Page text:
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Reducing demand for illegal wildlife products - WC1110

The illegal trade in wildlife is a substantial threat to the survival of many species. In the past, efforts to address this trade have been primarily focused on law enforcement to prevent the poaching and illegal harvest of animals and plants, and trafficking of their parts, products and derivatives along trade routes. However, a complementary effort is also required to address demand amongst consumers. This need has been recognised by governments, international organisations, NGOs and others, through several high-level declarations and commitments to action. Stakeholders now have an imperative to understand and apply the most effective and efficient strategic approaches through which to change consumer choice, and shift purchasing preference and buyer behaviour away from illegal wildlife products.

Within this context, the UK government commissioned and funded a research project to identify insights into what could be effective in changing illegal wildlife product consumer behaviour.
The activities in this project, with a particular focus on elephant and rhinoceros products, are summarised as follows:

1 To undertake a scoping study, to take stock of existing evidence and knowledge and identify gaps arising;
2. To undertake an evidence and literature review (ELR), to fill an element of those gaps, and identify insights that could help strengthen future efforts to reduce demand for illegal wildlife products;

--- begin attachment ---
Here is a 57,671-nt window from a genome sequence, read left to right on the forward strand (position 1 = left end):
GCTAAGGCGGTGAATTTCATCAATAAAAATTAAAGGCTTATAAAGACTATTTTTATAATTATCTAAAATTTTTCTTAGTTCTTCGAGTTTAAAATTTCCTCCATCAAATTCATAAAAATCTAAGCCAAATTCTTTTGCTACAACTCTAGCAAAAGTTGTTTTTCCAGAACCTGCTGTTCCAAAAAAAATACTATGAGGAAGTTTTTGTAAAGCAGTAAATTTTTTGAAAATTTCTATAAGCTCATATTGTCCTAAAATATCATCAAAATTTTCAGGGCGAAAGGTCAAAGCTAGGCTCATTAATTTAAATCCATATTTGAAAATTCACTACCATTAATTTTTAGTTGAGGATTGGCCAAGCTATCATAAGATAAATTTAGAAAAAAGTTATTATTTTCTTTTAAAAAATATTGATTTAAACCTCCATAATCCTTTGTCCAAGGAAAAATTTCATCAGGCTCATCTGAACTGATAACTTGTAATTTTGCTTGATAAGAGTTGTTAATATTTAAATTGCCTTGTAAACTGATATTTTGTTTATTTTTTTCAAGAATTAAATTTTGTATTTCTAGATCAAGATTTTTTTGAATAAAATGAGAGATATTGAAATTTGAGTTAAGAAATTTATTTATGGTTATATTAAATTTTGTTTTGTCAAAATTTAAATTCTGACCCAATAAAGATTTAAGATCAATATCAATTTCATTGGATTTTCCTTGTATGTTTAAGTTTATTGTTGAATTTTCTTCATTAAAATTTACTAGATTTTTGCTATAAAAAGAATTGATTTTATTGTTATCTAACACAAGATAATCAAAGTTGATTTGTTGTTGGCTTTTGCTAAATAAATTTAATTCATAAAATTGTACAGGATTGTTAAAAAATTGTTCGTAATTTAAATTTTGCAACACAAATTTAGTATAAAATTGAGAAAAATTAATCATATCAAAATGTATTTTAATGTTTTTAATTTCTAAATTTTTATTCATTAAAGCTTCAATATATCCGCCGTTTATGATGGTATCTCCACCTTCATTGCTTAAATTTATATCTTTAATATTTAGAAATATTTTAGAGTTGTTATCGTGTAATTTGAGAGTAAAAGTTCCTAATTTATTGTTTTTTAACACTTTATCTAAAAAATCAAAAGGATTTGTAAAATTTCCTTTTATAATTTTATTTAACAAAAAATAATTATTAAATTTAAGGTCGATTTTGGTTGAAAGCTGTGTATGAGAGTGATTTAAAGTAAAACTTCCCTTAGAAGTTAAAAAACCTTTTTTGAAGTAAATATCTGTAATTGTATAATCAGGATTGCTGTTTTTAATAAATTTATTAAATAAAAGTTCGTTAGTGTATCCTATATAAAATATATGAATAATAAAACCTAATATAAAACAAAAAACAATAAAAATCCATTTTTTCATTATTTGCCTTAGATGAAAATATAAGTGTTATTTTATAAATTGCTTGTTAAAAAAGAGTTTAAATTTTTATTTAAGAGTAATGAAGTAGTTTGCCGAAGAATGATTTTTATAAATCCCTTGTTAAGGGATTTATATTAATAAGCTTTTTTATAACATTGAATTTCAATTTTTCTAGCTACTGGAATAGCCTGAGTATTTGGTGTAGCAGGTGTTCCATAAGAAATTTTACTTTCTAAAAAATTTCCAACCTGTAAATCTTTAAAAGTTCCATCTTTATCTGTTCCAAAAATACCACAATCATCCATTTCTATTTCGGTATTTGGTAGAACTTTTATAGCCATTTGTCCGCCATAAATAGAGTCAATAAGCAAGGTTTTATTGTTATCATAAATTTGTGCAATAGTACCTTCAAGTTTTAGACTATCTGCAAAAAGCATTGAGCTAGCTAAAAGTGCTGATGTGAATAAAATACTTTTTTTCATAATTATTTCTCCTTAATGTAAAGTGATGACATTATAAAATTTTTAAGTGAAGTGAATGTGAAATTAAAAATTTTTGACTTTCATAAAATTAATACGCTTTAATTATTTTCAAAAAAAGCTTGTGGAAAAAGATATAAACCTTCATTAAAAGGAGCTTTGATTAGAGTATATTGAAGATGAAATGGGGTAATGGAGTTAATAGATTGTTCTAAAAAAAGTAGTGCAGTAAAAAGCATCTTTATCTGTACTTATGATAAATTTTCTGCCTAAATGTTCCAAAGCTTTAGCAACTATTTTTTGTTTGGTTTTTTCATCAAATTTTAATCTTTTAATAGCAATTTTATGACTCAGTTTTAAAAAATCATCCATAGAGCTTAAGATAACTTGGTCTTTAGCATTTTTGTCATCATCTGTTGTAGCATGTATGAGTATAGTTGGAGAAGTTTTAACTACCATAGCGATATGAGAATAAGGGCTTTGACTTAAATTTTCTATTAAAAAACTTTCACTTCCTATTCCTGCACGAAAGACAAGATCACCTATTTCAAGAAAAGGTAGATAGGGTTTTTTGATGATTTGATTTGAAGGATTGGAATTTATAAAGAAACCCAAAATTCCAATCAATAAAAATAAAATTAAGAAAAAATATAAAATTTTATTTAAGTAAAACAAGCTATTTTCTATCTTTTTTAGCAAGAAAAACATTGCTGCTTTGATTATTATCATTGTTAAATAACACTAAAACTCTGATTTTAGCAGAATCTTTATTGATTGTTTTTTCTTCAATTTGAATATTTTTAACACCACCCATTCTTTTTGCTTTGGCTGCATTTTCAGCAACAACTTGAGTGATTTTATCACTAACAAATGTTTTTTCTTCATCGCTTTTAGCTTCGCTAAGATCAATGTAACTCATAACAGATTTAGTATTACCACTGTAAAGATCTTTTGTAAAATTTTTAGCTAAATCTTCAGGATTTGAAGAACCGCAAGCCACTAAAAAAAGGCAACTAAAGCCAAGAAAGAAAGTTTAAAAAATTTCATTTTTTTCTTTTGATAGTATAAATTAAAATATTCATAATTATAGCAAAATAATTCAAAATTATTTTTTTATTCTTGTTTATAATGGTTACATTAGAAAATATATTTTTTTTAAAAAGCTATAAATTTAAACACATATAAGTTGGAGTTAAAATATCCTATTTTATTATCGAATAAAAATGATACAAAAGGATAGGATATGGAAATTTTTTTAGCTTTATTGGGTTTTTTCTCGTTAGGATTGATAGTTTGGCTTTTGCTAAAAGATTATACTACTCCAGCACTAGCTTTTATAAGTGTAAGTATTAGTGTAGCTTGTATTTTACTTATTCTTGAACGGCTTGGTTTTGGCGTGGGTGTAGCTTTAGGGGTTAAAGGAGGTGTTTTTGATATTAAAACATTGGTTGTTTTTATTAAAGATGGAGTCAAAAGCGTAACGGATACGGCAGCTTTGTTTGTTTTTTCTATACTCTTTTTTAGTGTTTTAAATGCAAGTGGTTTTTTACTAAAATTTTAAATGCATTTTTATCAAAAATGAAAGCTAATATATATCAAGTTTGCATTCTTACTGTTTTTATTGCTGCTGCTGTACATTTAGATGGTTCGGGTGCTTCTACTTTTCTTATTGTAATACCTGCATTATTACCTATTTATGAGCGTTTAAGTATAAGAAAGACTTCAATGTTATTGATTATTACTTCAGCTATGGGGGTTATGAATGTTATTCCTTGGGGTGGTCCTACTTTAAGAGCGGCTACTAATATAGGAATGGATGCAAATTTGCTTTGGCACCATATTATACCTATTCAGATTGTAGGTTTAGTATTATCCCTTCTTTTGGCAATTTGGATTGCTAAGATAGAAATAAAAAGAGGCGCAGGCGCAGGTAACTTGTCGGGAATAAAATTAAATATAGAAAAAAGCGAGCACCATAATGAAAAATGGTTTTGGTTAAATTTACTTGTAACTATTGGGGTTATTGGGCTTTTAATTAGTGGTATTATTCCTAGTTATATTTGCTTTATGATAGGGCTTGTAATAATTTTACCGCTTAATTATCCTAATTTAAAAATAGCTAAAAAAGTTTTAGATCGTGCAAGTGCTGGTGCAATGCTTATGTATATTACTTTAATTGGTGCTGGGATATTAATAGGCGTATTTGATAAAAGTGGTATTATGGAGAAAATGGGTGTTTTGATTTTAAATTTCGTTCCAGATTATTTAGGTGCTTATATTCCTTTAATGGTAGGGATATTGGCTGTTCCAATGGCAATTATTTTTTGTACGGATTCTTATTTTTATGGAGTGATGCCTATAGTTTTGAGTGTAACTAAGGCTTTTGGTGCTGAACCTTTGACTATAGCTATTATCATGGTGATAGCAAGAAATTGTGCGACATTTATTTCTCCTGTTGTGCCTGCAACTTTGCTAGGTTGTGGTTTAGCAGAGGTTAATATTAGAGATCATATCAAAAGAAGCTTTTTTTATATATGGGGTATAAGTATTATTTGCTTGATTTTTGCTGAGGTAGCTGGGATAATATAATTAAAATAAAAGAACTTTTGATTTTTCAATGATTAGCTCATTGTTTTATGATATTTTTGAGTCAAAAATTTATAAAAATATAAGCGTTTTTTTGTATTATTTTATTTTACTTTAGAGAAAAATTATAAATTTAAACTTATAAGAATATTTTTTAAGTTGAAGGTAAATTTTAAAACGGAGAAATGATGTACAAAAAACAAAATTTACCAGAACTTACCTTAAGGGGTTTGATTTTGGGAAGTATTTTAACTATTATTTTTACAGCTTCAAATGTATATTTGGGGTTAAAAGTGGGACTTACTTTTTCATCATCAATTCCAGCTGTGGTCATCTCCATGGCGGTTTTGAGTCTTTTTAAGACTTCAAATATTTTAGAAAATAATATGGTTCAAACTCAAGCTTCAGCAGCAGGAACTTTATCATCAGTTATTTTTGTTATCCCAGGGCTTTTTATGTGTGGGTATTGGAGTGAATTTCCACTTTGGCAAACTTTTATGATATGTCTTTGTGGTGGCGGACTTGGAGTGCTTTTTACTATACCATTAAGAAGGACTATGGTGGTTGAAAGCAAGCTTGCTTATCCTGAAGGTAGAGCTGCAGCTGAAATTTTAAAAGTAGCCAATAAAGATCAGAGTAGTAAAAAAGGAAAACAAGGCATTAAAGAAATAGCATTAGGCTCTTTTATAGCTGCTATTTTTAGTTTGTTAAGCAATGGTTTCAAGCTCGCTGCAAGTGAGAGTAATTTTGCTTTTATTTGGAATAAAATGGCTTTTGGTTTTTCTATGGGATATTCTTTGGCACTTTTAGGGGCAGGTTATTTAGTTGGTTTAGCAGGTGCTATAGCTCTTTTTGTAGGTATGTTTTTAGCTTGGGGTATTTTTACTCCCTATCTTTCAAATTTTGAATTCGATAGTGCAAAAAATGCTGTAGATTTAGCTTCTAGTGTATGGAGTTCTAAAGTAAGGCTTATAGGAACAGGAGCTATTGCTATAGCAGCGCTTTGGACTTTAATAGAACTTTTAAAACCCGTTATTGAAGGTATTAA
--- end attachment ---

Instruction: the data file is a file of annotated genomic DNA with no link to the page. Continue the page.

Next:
3. To conduct primary research to pilot particularly promising methods and approaches in filling any knowledge gaps identified through the scoping study;
4. To deliver a project workshop, through which draft findings from the project research could be presented to, and discussed by, stakeholders and experts; including those working in NGOs, ‘think tanks’, research institutions and academia, media, marketing, advertising, business management consultancies and PR, government representatives, and others; and
5. To capture key insights through a final project research report, providing a common reference point for those with a stake, passion, interest or mandate in changing consumer behaviour and reducing demand for illegal wildlife products.

Relevant communication products and authorised outputs will also be included in the ‘Wildlife Consumer Behaviour Change Toolkit’ (, developed outside of the project and funded through other sources.

The project has been implemented by a consortium of organisations, featuring TRAFFIC, WWF, Imperial College London and the University of Oxford.
Project Documents
• FRP - Final Report : Reducing demand for illegal wildlife products - Main report   (11419k)
• OTH - Other : Reducing demand for illegal wildlife products - Research Briefing   (6548k)
Time-Scale and Cost
From: 2015

To: 2016

Cost: £68,934
Contractor / Funded Organisations